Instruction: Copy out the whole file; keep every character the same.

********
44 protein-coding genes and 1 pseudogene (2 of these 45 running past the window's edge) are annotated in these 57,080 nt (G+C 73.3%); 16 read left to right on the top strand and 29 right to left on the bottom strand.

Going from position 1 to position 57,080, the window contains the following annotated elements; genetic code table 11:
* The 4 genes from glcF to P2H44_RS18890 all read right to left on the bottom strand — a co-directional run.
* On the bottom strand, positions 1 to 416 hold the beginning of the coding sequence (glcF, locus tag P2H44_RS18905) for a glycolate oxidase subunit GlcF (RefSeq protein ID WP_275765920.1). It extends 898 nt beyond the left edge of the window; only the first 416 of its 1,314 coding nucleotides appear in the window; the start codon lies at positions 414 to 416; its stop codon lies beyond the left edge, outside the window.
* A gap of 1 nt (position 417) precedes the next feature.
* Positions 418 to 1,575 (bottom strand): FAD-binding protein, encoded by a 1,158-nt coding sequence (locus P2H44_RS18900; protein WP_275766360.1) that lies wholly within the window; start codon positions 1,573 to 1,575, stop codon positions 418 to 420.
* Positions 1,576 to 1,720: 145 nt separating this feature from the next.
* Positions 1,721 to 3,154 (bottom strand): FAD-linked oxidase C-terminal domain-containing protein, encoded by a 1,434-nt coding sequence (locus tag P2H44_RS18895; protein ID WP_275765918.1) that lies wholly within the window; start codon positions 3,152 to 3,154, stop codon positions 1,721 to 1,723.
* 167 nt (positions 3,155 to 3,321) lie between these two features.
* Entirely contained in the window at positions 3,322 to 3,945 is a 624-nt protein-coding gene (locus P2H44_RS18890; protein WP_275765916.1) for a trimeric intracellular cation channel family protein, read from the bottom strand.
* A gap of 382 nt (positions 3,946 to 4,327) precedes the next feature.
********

44 protein-coding genes and 1 pseudogene (2 of these 45 running past the window's edge) are annotated in these 57,080 nt (G+C 73.3%); 16 read left to right on the top strand and 29 right to left on the bottom strand.

Going from position 1 to position 57,080, the window contains the following annotated elements; genetic code table 11:
* The 4 genes from glcF to P2H44_RS18890 all read right to left on the bottom strand — a co-directional run.
* On the bottom strand, positions 1 to 416 hold the beginning of the coding sequence (glcF, locus tag P2H44_RS18905) for a glycolate oxidase subunit GlcF (RefSeq protein ID WP_275765920.1). It extends 898 nt beyond the left edge of the window; only the first 416 of its 1,314 coding nucleotides appear in the window; the start codon lies at positions 414 to 416; its stop codon lies beyond the left edge, outside the window.
* A gap of 1 nt (position 417) precedes the next feature.
* Positions 418 to 1,575 (bottom strand): FAD-binding protein, encoded by a 1,158-nt coding sequence (locus P2H44_RS18900; protein WP_275766360.1) that lies wholly within the window; start codon positions 1,573 to 1,575, stop codon positions 418 to 420.
* Positions 1,576 to 1,720: 145 nt separating this feature from the next.
* Positions 1,721 to 3,154 (bottom strand): FAD-linked oxidase C-terminal domain-containing protein, encoded by a 1,434-nt coding sequence (locus tag P2H44_RS18895; protein ID WP_275765918.1) that lies wholly within the window; start codon positions 3,152 to 3,154, stop codon positions 1,721 to 1,723.
* 167 nt (positions 3,155 to 3,321) lie between these two features.
* Entirely contained in the window at positions 3,322 to 3,945 is a 624-nt protein-coding gene (locus P2H44_RS18890; protein WP_275765916.1) for a trimeric intracellular cation channel family protein, read from the bottom strand.
* A gap of 382 nt (positions 3,946 to 4,327) precedes the next feature.